A high-quality geography education inspires a curiosity and fascination about the world and its people that remains with our children for the rest of their lives. Our Geography teaching equips children with knowledge about diverse places, people, resources and natural and human environments, together with an understanding of the Earth’s key physical and human processes. As pupils progress, their growing knowledge about the world enables them to deepen their understanding of the interaction between physical and human processes, and of the formation and use of landscapes and environments.
Geography is included as part of our enquiry-based curriculum so children learn about their world within the context of a wider question. This approach enables powerful, real-world links between other subjects - particularly history, art, science and outdoor learning – and deepens children’s understanding of the physical and human processes happening around them.
Children learn that there are different countries in the world and that the environment and living things in other countries can be similar or different to ours. Children also start to describe routes and locations by using words such as ‘in front of’ and ‘behind’.
KS1 and KS2
There are five main Geographical skills that are developed as a child progresses through the school. These are:
Map skills to support locational knowledge – this includes the use of maps, atlases, globes and digital maps to discover and identify different locations around the world.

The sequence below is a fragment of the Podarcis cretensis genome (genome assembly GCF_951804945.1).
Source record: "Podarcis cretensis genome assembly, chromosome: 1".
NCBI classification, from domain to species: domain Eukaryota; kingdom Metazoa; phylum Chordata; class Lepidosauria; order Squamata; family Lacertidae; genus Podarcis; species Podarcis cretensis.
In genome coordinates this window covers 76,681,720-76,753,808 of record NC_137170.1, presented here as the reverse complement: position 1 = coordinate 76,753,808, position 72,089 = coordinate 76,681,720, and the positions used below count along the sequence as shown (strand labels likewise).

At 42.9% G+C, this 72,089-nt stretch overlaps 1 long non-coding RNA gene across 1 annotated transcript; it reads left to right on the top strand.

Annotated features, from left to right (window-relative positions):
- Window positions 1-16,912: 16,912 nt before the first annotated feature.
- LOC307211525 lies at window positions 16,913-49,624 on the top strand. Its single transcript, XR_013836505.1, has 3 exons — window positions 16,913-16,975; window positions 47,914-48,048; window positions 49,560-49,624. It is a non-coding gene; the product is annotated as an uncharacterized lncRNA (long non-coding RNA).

Map skills for fieldwork – this includes recognising physical and human features on maps; using symbols and keys; planning and following routes; and using grid references.
Using compass directions – this includes learning up to 8 points on a compass to describe the location of features on a map and describe routes between them. Children begin by using these skills at a small scale, i.e. at school and in the surrounding area, before progressing onto applying them throughout the wider world.
Constructing maps – this includes drawing and labelling maps with symbols and keys to show the different physical and human features in an area. Children begin by constructing basic maps with labels, and progress on to highly detailed maps at scale.
Fieldwork – this includes a variety of observational, measuring and recording skills that children use to gather information about there chosen area. Children begin using these at a small scale, i.e. at school and in the surrounding area, before progressing onto applying them further afield.
The impact of Geography teaching is evident in the way our children are inherently inquisitive and questioning about the world around them.
By the time our children leave our school they will:
- Develop contextual knowledge of the location of globally significant places – both terrestrial and marine – including their defining physical and human characteristics and how these provide a geographical context for understanding the actions of processes
- Understand the processes that give rise to key physical and human geographical features of the world, how these are interdependent and how they bring about spatial variation and change over time
- Be competent in the geographical skills needed to:
- Collect, analyse and communicate with a range of data gathered through experiences of fieldwork that deepen their understanding of geographical processes
- Interpret a range of sources of geographical information, including maps, diagrams, globes, aerial photographs and Geographical Information Systems (GIS)
- Communicate geographical information in a variety of ways, including through maps, numerical and quantitative skills and writing at length.